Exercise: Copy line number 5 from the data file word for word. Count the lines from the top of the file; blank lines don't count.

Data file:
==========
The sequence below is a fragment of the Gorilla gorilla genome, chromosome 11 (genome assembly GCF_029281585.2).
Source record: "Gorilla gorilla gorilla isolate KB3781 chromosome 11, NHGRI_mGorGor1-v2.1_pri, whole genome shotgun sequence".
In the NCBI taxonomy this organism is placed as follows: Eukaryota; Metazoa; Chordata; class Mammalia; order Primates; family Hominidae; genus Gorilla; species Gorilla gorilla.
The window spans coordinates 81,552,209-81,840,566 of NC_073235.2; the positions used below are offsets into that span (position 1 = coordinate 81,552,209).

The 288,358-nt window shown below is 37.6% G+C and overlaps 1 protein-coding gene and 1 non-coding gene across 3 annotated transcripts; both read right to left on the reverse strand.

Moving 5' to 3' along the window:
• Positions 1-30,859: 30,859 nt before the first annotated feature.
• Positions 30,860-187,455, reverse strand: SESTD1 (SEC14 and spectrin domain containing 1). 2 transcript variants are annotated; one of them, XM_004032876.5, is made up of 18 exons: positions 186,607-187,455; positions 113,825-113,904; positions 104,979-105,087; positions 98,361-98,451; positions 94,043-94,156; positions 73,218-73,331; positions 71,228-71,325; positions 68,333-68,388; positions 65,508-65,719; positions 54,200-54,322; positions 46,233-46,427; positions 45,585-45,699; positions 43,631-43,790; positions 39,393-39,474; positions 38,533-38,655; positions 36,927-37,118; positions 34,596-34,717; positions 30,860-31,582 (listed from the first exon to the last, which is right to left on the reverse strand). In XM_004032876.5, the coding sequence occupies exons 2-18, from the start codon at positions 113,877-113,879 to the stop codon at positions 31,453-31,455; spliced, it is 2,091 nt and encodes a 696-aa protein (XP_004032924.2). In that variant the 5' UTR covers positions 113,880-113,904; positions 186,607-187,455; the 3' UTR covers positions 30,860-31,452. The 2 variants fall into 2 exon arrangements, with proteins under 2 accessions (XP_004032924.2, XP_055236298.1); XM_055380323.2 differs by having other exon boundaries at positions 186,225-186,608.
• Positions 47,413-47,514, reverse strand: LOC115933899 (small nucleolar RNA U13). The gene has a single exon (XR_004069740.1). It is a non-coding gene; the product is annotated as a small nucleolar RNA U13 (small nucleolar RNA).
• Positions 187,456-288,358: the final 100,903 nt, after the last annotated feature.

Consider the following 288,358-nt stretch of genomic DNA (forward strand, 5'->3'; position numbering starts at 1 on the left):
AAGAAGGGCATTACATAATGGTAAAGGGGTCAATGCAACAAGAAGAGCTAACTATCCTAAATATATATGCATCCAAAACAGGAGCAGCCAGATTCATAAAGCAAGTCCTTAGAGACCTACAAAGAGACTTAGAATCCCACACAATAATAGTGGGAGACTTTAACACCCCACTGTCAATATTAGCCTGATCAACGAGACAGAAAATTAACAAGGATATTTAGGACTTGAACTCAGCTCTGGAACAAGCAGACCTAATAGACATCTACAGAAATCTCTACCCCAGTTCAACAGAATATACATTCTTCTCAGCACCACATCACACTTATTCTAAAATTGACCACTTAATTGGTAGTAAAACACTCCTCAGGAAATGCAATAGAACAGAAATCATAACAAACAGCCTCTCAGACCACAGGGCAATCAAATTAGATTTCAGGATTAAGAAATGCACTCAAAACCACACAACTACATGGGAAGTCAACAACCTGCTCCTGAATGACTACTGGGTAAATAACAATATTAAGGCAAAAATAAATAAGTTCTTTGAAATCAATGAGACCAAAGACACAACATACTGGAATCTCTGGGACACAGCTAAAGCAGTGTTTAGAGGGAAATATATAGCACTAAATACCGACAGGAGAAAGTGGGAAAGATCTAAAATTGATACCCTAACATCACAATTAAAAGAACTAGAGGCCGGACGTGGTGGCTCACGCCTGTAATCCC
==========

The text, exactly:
The 288,358-nt window shown below is 37.6% G+C and overlaps 1 protein-coding gene and 1 non-coding gene across 3 annotated transcripts; both read right to left on the reverse strand.